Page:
On July 1, 2010, Oregon’s Job Applicant Fairness Act went into effect, saving workers from one of the meanest Catch-22s of this Great Recession: after not being able to pay their bills because they don’t have a job, then not being able to get a job because they can’t pay their bills! This law made it illegal for most employers to use a job applicant’s credit history in making hiring decisions.
The passage of this law puts Oregon near the head of the class on this front. Washington and Hawaii have passed similar laws, and no less than 13 other states have related laws pending.
This new law doesn’t just apply to job applicants—even though the title sounds like it does. It also applies to promotion and similar decisions about all ongoing employees as well. An employer cannot “discharge, demote, suspend, retaliate or otherwise discriminate against an . . . employee with regard to promotion, compensation or the terms, conditions or privileges of employment based on information in the credit history of the . . . employee.”
There are some important exceptions. The law does NOT apply to:
federally insured banks and credit unions (which includes just about all of them)
employers which “are required by state or federal law to use individual credit history for employment purposes”
police and other public employers hiring for law enforcement and airport security
One more very important exception: when credit record information “is substantially job-related,” AS LONG AS the applicant or employee is told in writing about the “reasons for the use of such information.” This exception is probably not as big as it sounds. It is not enough that the position involves handling money, but only includes positions where an “essential function of the position” “requires access to financial information not customarily provided in a retail transactions.” It makes some sense that if you’re going to be handling the financial affairs of a business, that employer ought to look at your credit report before hiring or promoting you into that position.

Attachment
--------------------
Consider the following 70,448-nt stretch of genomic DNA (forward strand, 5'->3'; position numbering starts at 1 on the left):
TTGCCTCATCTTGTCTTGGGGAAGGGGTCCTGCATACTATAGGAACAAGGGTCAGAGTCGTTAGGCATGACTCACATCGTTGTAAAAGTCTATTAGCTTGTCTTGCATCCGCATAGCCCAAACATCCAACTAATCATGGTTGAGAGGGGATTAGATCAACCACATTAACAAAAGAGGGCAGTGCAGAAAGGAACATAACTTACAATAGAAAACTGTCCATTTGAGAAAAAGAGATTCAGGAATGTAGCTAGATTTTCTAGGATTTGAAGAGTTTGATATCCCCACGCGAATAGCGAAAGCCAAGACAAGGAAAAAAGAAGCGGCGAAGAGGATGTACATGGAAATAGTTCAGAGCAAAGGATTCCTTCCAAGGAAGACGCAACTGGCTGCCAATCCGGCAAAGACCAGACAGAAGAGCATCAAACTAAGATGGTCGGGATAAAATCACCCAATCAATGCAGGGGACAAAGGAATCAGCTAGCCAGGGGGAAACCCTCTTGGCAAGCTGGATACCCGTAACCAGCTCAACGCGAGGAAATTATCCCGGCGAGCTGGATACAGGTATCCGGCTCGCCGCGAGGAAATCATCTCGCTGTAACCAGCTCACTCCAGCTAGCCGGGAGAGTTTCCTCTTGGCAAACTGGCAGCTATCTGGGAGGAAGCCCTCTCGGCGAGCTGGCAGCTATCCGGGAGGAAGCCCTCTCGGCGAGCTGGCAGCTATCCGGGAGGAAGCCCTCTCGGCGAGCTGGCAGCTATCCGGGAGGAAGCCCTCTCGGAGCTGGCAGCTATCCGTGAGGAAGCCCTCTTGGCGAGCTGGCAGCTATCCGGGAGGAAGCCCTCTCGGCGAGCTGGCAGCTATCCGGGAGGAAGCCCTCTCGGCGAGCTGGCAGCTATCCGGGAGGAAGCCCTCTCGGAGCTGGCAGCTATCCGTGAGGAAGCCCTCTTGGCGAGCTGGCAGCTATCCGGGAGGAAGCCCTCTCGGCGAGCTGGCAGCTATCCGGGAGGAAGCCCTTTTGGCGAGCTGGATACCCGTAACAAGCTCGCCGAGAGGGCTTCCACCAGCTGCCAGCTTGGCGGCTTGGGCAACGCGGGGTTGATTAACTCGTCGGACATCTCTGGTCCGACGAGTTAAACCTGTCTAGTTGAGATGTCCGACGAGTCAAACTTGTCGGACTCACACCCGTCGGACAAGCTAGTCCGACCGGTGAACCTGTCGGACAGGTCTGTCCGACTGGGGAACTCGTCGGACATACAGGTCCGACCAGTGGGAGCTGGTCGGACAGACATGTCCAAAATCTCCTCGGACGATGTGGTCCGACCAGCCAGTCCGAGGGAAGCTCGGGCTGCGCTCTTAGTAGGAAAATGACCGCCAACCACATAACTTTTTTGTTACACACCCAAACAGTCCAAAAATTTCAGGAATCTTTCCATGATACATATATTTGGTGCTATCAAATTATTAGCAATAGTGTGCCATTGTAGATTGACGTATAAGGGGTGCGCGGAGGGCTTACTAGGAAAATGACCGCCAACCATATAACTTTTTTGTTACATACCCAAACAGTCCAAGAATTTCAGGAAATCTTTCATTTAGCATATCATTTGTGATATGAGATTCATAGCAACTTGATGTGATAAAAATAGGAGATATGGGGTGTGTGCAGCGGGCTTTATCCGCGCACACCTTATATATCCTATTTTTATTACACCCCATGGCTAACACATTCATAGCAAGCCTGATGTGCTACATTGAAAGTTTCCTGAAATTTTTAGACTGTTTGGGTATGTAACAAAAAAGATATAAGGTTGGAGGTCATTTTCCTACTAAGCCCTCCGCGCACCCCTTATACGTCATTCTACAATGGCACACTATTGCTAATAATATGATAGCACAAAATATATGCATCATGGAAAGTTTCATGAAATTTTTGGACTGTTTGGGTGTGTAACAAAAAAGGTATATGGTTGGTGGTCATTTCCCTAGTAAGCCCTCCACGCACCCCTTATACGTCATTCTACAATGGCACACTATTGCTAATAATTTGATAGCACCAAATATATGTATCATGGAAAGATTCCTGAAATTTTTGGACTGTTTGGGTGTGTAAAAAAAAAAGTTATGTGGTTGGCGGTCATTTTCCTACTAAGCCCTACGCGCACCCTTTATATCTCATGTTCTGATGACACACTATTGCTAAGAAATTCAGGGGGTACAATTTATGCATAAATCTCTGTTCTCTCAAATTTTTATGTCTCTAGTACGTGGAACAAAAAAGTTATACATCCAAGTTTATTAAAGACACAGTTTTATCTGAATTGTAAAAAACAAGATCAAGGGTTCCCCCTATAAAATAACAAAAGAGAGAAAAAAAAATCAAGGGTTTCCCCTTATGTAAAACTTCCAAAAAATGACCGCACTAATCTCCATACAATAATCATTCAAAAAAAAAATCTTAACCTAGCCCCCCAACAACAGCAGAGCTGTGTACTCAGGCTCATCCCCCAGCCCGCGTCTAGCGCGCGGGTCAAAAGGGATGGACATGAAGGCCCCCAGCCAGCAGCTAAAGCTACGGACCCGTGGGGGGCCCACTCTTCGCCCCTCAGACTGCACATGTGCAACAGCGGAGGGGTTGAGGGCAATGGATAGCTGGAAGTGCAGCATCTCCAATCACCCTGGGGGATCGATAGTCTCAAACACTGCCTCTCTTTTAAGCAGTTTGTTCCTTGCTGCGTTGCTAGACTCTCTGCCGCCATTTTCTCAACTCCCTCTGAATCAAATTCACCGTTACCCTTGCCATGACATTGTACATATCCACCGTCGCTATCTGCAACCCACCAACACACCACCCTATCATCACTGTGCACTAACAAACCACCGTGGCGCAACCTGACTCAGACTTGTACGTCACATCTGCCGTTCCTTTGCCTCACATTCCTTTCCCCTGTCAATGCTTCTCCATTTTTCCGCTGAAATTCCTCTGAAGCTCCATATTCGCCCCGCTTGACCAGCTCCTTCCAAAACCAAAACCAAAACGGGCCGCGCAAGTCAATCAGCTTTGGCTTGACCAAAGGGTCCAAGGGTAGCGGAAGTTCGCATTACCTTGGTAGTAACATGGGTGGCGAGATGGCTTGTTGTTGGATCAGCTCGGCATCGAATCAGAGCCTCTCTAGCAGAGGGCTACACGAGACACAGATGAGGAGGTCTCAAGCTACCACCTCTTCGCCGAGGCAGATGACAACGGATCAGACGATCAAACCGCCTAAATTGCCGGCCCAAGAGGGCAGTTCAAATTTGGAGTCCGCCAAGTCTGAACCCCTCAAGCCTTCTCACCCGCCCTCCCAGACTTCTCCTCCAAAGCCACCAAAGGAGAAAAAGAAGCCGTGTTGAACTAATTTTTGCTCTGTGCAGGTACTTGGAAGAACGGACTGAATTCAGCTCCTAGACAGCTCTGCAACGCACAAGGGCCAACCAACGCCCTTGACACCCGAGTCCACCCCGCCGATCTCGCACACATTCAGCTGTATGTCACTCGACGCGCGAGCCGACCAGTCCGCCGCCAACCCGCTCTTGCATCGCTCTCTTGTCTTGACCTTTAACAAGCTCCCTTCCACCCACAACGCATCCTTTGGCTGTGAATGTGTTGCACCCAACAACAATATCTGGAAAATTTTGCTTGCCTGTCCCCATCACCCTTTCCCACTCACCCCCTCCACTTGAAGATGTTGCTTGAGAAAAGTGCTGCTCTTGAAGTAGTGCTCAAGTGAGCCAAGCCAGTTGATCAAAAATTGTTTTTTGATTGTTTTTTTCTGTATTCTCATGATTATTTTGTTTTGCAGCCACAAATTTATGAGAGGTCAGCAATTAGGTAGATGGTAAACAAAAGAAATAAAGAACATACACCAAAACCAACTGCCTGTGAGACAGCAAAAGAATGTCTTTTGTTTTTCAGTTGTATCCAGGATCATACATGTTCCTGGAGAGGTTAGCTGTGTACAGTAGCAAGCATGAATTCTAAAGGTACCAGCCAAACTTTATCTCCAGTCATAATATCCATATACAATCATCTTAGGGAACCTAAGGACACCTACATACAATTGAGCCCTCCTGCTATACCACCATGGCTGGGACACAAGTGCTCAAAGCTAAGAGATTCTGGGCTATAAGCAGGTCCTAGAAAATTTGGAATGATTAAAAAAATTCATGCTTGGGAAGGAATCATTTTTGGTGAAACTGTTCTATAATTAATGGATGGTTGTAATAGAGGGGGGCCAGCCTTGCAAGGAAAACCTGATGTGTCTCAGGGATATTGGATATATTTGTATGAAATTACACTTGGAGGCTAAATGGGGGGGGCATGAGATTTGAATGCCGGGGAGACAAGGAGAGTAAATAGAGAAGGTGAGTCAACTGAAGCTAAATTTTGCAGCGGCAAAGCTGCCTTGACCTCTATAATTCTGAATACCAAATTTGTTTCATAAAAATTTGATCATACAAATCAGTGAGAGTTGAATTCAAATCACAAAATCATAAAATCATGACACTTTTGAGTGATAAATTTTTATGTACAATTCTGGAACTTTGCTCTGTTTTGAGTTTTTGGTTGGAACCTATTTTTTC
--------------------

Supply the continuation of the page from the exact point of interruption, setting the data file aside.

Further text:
Last thing: to put some teeth into the new law, it gives you two choices if you’ve been hurt by an employer violating this law. You can either 1) file a complaint with the state Bureau of Labor and Industry, or 2) sue in court. If you win in court, you can get up to two years of back pay. And the employer would have to pay your attorney fees and costs, plus maybe punitive damages—punishment for violating the law.
Portland Bankruptcy Law Group has the experience and knowledge to handle your case. Our bankruptcy lawyers are extremely familiar with and are well versed in all aspects of bankruptcy law. Contact us today!